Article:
Cut out the mick jazz (teas), Cassidy (last postl)
DanCas1 at AOL.COM
Sat Jan 29 23:43:36 UTC 2005
A Chairde (My Friends):
On the sexual aspects of teas and jazz, Teas (pron jass, chass, or t'ass)
does mean ardor and passion. (See O’Donaill, p. 1221.) Teas gra/ means passion
of love; teas cra/bhaidh means fervent devotion. So there may be something
of a sexual connotation to teas or jazz. Though I do agree with G. Cohen that
Irish American journalists would never use jazz (teas) in that way. I am not
going to bore the list with all the jazz (teas, fervor, heat) about Irish
Catholics and sexuality. But much of it is true. I know. I am an Irish
A related noun teasai/ocht, m. (gs. ~a) is a common word in Irish for
passion, though it can also mean a hot temper and feverishness. It can also mean
the passion of suffering.
In my own Brooklyn Irish-Sicilian-Jewish family, sometimes the heat, ardor,
or passion would be misplaced and someone might say, cut that jazz, or I don’
t wannna hear that jazz, Danny, meaning all that heat and ardor and passion.
Finally, there were no Irish printing presses in Ireland until the late 19th
century and no Irish language popular press, scholarly press, or
publications. They had been banned by the Tudors in the 16th century and later under the
Penal Laws in the 18th century. Though Protestant evangelicals in the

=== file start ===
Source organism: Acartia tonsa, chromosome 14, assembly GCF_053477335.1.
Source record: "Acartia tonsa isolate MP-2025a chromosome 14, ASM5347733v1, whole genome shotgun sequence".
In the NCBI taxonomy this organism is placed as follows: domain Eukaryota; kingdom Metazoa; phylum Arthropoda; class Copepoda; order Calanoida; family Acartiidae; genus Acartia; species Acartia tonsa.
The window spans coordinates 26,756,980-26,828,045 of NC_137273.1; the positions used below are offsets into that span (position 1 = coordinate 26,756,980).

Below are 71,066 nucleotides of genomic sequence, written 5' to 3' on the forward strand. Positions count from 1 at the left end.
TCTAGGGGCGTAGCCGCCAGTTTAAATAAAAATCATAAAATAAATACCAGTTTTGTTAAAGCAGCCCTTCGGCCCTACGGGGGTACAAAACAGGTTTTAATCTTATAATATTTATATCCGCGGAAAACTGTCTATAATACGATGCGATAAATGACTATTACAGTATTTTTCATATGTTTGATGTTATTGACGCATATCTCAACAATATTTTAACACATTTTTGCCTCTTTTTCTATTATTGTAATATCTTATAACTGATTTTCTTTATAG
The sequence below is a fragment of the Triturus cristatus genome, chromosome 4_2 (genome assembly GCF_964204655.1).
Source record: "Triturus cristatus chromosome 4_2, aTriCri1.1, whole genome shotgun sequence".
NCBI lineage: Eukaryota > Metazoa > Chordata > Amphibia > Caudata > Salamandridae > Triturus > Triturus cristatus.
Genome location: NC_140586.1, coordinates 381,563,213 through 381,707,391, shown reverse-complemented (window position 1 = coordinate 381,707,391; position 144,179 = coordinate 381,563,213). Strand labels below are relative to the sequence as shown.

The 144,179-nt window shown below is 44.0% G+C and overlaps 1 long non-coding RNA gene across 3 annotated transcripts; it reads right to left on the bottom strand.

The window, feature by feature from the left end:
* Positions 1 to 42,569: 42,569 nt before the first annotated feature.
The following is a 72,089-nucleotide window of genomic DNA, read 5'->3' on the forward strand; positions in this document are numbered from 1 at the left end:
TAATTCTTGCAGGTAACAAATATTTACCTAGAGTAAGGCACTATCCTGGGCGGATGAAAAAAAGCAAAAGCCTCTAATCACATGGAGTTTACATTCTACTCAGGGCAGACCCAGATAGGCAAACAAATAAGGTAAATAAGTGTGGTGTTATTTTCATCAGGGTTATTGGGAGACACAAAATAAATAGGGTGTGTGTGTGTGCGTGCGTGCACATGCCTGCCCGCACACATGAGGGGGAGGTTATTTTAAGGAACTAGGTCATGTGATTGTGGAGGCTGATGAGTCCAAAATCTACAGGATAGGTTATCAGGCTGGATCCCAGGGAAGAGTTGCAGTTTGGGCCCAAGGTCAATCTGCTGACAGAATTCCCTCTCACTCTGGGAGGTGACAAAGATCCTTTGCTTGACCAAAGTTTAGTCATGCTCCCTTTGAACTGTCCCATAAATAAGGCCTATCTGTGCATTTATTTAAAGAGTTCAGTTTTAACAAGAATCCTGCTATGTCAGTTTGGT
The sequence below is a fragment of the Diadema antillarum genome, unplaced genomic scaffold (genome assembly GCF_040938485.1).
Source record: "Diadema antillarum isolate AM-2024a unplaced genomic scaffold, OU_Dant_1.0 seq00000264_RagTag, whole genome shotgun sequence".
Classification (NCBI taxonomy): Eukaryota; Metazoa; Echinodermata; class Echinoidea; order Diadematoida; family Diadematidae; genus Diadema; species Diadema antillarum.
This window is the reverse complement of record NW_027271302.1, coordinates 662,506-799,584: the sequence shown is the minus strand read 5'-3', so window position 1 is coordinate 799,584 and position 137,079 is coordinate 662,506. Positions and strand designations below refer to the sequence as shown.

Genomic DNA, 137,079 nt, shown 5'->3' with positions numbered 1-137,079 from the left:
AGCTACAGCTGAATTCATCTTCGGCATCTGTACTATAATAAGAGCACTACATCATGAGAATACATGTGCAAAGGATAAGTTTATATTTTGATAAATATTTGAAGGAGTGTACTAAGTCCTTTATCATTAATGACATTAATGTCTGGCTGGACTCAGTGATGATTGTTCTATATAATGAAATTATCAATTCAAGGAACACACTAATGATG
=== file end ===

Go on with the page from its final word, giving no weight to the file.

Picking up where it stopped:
Elizabethan period did devise a Gaelic typeface for Protestant religious texts
only. So, ironically pre-1927 most of the best sources are in Ms. form from the
Interestingly, these Irish words of orality often play out in strings like
jazz, pizzazz, fizz, fizzle, and sizzle. Orality and oral sources are
important and often overlooked in all the jazz (teas, heat) over published first
sources. But that’s an old debate and a lotta old teas (jass, passion), as most
people know. Though, I do apologize if my Jazz (Teas, ardor, heat) gets on
people’s noives (nerves.) But it ain’t all razzmatazz.
A burst or blast of high spirits, exultation, pride.
My posts all concern Irish and Scots Gaelic because that is the focus of my
book projects. I might add there were people in my family who also spoke
Yiddish and Sicilian. My Uncle Franky was a Brooklyn bookmaker and a shtarker
and macher (a macher is a big shot, a shtarker is a tough guy.) His wife, my
Aunt Margaret, was the daughter of Irish-speakers from the north of Ireland,
but she kept a kosher house in the Bronx for the 60 years she was married
to Uncle Frank. So I grew up with a fair amount of Yiddish. Today hybridity
is heresy in American scholarly discourse. In my family it was everyday life.
My Uncle Tommy spoke Sicilian. He was a longshoreman and gentleman. .
I will go balbh (mute) again for a few months.. I don't want my mick teas
(jass) to frazzle any scientific English noives (nerves.)
Teas, heat, passion, excitement, high spirit, highest temperature.
Pi/osa theas, piece or bit of heat, passion, excitement, high spirit,
fe/ theas, less than heat, passion, excitement.
Fe/ theas uile, less than all heat, excitement, passion, etc.
Sa theas uile, in a state of all heat, excitement, passion, etc.
Frazzle (fia-rois uile.) No relation to teas. A total wild unraveling.
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